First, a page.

Category Archives: Earth Day

Living The Leaf Life, Update

In honor of Earth Day I thought I’d update folks on my Nissan Leaf experience. Short answer: yes I still love my car. No, I haven’t had any issues — not with range, nor with anything else.

The one question everyone always asks when I’m out and about is, “what kind of gas mileage do you get?” To which I always answer, “Zero.” Ha ha. People are still wrapping their heads around the idea of a non-internal combustion engine. And I get that; it’s a big change. The concept of a car without a tailpipe — which doesn’t require regular oil changes! — is a big effin’ deal, to paraphrase Joe Biden. You know what else the Leaf doesn’t do? Get hot. You come in from a long drive and the hood is pretty much cool to the touch.

The Leaf’s Carwings software tells me I average 7 miles per kWh. Based on that, we calculate I get the equivalent of 300 miles per gallon. That’s factoring in what NES charges for electricity on a $3.65/gallon gas price: since we have a solar array on our roof and are actually selling our power several months out of the year, it doesn’t quite work out that way for us. But you get the general idea.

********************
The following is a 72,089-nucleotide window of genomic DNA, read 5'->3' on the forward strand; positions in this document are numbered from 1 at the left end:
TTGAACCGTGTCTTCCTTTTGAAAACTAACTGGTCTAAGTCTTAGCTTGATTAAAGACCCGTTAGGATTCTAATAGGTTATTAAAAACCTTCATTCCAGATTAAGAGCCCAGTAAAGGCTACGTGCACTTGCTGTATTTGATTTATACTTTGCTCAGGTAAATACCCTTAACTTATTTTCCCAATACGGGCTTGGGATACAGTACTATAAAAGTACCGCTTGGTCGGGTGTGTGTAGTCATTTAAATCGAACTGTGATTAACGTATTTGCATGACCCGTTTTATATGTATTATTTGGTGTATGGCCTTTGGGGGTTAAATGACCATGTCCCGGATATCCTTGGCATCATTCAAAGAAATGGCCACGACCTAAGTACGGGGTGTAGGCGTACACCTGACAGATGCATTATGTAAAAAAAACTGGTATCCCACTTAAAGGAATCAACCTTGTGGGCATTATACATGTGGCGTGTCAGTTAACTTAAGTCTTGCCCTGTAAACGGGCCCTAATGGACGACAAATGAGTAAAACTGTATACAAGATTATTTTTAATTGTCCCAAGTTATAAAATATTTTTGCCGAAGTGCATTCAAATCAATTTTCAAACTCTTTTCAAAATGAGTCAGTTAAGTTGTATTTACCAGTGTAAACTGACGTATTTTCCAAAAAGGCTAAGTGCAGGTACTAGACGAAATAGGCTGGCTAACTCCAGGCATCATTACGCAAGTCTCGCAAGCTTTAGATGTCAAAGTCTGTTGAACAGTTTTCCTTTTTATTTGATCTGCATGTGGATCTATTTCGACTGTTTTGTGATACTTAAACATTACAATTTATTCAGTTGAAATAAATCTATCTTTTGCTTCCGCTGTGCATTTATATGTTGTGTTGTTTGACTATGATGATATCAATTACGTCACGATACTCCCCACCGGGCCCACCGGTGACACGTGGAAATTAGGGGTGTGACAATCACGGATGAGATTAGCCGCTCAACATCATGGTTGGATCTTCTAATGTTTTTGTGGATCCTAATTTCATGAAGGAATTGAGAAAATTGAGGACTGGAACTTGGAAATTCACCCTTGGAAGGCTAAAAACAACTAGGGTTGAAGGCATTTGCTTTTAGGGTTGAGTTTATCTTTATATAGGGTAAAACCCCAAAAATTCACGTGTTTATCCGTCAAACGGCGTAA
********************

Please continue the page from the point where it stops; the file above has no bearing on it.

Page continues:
And no, we haven’t seen any uptick in our electric bill; in fact, as I’ve mentioned before, because of home energy efficiency work we did last year like insulation and ductwork sealing, we’re actually using less electricity than last year, when we didn’t have an EV.

All of this has to be presented with a big caveat: I don’t drive a lot, mostly just in-town stuff. So, “your mileage may vary.”

Last week I saw this story in a local paper about the number of public charging stations which go unused. We see these stories a lot these days, and they annoy the hell out of me. Fer crying out loud, people: the Leaf has only been available in this state for, what, a year? Jesus. Give it a rest. This stuff takes time. Quit yer whining.

You know, I’m always hearing people say, “there’s an EV charger at such-and-such place and .. I never see anyone using it!” My response? So what! How many times do you see empty handicapped parking spaces? Or how about those parking spaces retailers reserve for expectant mothers? I see them at shopping malls and grocery stores all the time, and they’re always empty. No one bitches about those, do they?

These are things that retailers do to serve their customers (except for handicapped parking, which is required by law). If you’re going to be all “free hand of the market” about this stuff, then let a business owner do what they think serves their clientele. Don’t get your shorts in a knot because you think you know better. I’ve got a steaming cup of STFU with your name on it.

I mostly charge my car at home. Sometimes I charge when I’m out and about, but because I live in town, these public charging stations are not for me. They’re for Leaf owners I know who live out in Williamson County and come into town to do their business. These public chargers will be used as the number of EV owners increases.